A grassroots effort to stop redevelopment soundly defeated Measure W on Tuesday night.
Though it was backed by a majority of Lodi City Council members and the Chamber of Commerce, the measure drew only 46 percent of the vote, falling well short of the simple majority needed for passage.
Opponents of the measure said the vote was a victory for average citizens.
"People are always saying, 'My vote doesn't count, they do what they want, they don't pay attention to us.' This shows we do have a voice at the local level," said Phyllis Roche, a leader of the No on W effort.
The measure was hotly, even bitterly, contested. Promoters of the measure said it would revitalize the Eastside without raising taxes. Opponents said it would surely lead to more city debt and would strip future tax revenues from other local agencies.
Each side accused the other of distorting the truth.
There were 8,134 ballots counted on Tuesday night. There were still about 445 absentee ballots and 110 provisional ballots not counted, but they would not change the outcome, San Joaquin Registrar of Voters Austin Erdman said. About 30 percent of registered voters cast ballots.
|28/28 Precincts. Unofficial results.|
|Redevelopment Plan for the Lodi Community Improvement Project||No||Pct||Yes||Pct|
One of the reasons there could have been such a low turnout is that people who oppose something are more likely to turn out than those who support it, Mayor Larry Hansen said. He is disappointed redevelopment was rejected because, he said, there will be no money to deal with issues forced upon the city.
"When the 100-year-old sewer system collapses, redevelopment would have provided a funding stream to fix it, and it would not have cost a dime," Hansen said. "Now we are all going to pay for it."
At a small party at Dave Kirsten's office Downtown, supporters of Measure W gathered to watch the results. Redevelopment proponent Pat Patrick said there were several reasons the measure didn't pass, including low voter turnout, voter fatigue from elections, economic strains and disgust with the federal and state governments.
"This is not what we were hoping for. We were hoping Lodians would understand the magnitude and gravity of what this election meant," he said.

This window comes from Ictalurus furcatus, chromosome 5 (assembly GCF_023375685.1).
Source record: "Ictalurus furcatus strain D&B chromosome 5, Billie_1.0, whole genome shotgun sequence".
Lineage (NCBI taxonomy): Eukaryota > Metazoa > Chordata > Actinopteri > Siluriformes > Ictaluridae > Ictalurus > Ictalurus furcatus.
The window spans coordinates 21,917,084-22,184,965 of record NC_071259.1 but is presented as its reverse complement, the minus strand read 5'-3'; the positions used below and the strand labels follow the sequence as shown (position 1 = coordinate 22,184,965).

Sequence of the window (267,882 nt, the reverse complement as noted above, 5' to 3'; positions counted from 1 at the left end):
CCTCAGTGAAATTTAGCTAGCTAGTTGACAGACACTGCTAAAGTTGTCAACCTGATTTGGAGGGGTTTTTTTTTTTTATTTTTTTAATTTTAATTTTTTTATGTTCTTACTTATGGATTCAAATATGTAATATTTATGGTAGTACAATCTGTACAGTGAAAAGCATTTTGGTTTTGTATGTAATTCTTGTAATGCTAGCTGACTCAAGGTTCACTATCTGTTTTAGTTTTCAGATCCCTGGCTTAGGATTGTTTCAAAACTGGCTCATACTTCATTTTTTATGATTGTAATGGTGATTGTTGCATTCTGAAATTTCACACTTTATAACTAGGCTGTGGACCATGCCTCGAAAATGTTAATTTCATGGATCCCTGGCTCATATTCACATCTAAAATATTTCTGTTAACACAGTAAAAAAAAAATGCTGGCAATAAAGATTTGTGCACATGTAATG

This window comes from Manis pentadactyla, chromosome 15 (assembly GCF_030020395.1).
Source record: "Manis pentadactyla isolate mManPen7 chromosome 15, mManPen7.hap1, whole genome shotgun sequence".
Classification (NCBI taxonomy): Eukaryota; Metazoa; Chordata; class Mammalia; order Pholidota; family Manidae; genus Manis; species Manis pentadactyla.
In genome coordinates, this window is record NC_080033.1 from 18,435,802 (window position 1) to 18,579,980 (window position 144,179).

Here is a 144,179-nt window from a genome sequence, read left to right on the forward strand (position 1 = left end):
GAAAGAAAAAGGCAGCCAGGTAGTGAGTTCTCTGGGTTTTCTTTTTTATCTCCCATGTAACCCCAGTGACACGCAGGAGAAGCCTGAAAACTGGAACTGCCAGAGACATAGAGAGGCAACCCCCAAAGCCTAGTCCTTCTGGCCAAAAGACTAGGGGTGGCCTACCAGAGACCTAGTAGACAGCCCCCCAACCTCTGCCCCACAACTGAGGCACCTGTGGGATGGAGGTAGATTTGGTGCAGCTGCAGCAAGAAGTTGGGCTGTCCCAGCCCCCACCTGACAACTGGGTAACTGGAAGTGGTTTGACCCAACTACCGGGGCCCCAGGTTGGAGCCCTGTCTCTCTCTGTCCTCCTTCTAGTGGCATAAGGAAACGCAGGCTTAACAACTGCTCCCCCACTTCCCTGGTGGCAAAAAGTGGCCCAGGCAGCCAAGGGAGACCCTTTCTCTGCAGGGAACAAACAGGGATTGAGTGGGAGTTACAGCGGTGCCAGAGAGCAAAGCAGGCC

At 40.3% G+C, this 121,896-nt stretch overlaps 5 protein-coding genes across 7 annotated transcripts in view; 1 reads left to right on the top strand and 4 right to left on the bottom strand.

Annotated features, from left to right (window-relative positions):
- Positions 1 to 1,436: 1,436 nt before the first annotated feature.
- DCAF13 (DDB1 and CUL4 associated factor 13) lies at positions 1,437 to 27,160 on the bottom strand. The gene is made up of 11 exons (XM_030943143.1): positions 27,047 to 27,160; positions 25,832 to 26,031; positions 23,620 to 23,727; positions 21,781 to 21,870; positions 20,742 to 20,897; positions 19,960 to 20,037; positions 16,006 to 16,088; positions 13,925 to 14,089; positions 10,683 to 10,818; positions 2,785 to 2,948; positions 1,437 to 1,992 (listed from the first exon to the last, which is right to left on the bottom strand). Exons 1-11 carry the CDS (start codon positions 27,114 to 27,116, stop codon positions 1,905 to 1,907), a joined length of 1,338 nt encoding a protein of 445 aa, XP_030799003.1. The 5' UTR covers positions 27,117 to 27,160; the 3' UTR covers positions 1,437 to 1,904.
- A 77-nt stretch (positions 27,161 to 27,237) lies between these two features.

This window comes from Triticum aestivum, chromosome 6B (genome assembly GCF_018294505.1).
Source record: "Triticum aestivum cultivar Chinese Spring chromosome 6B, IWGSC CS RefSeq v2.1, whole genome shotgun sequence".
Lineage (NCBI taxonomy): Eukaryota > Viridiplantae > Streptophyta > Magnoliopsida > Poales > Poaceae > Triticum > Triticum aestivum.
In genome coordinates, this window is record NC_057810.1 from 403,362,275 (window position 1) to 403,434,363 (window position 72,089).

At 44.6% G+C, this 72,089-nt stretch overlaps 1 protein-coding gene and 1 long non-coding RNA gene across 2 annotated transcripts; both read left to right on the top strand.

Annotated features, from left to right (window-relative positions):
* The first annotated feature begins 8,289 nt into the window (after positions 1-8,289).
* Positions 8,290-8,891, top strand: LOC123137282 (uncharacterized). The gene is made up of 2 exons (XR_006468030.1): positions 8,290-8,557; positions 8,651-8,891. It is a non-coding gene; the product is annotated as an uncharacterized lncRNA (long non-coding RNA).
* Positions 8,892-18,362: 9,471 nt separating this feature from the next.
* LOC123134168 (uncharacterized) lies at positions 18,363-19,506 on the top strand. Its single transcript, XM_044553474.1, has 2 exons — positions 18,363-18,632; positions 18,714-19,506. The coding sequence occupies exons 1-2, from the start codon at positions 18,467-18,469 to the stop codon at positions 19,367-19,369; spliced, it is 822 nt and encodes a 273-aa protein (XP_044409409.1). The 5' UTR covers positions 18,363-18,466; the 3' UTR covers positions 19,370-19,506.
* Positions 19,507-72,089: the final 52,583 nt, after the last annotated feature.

Patrick, who is also the president and CEO of the Lodi Chamber of Commerce, said he imagines redevelopment will be brought up again in the future as a way to fix problems because there is no other solution.
Going one step further, Councilman Phil Katzakian said supporters will put it on a future general election ballot when the time required between ballot measures has passed.
"We'll regroup and try it again at the earliest possible date, because it is a good thing," Katzakian said.
He said if people had more time to be educated on redevelopment, a measure would have a greater chance of passing. Katzakian also said having it tied to a general election would get more people to the polls because special election turnout is always low.
Before the final election results, Councilwoman JoAnne Mounce said that regardless of the outcome, she is glad the citizens of Lodi got to decide on redevelopment.
"From my seat in the bleachers, it is great to see democracy at work," she said.
Mounce is the lone council member to oppose Measure W. She has been critical of the redevelopment plan and said she is ready to pursue other ideas on how to improve the Eastside.
Roche said she is proud to be a part of the grassroots campaign and hopes this sends a signal that the population's vote matters.
"It's a good thing for our country, and it's a good thing for the powers-that-be to know to not write us off," she said.
Redevelopment would have applied to a 2,159-acre area that includes all of the Eastside and several commercial corridors that stretch into central Lodi.
Lodi would have retained a larger amount of future property taxes collected in that area. The city would have used the money to make improvements to the area, which could include infrastructure repairs, the addition of public services like parks and police stations, business incentives and programs to help residents improve their houses.
Proponents have argued this it the best way to fix up the aging Eastside while opponents were worried about the debt the city would have to take on to do the projects.
The council voted in July to create the redevelopment agency. A petition was turned in with almost 4,300 signatures to oppose the agency but not in enough time to get the referendum on the November ballot.
Both sides have campaigned using signs, and newspaper advertisements and by walking neighborhoods and passing out fliers. They also have had to raise money in a short amount of time.
Patrick said members of the Yes on W campaign did everything they could with the time and money available. Councilman Bob Johnson also agreed the Yes on W members tried to put together a campaign to educate people.
"It's beyond my ability to fathom why people can't see the benefit of it," he said.
He said he does not know what the next step should be.
"Maybe the next step is let's see what their plan is," Johnson said. "We still have the need for capital in the community, we need to move the city forward. Let's see what the other side has to offer."
Why did you vote today? Did you vote 'yes' or 'no' on Measure W?
Asked by News-Sentinel Reporter Maggie Creamer
Stay-at-home mom, poll worker
Lodi High student, first-time voter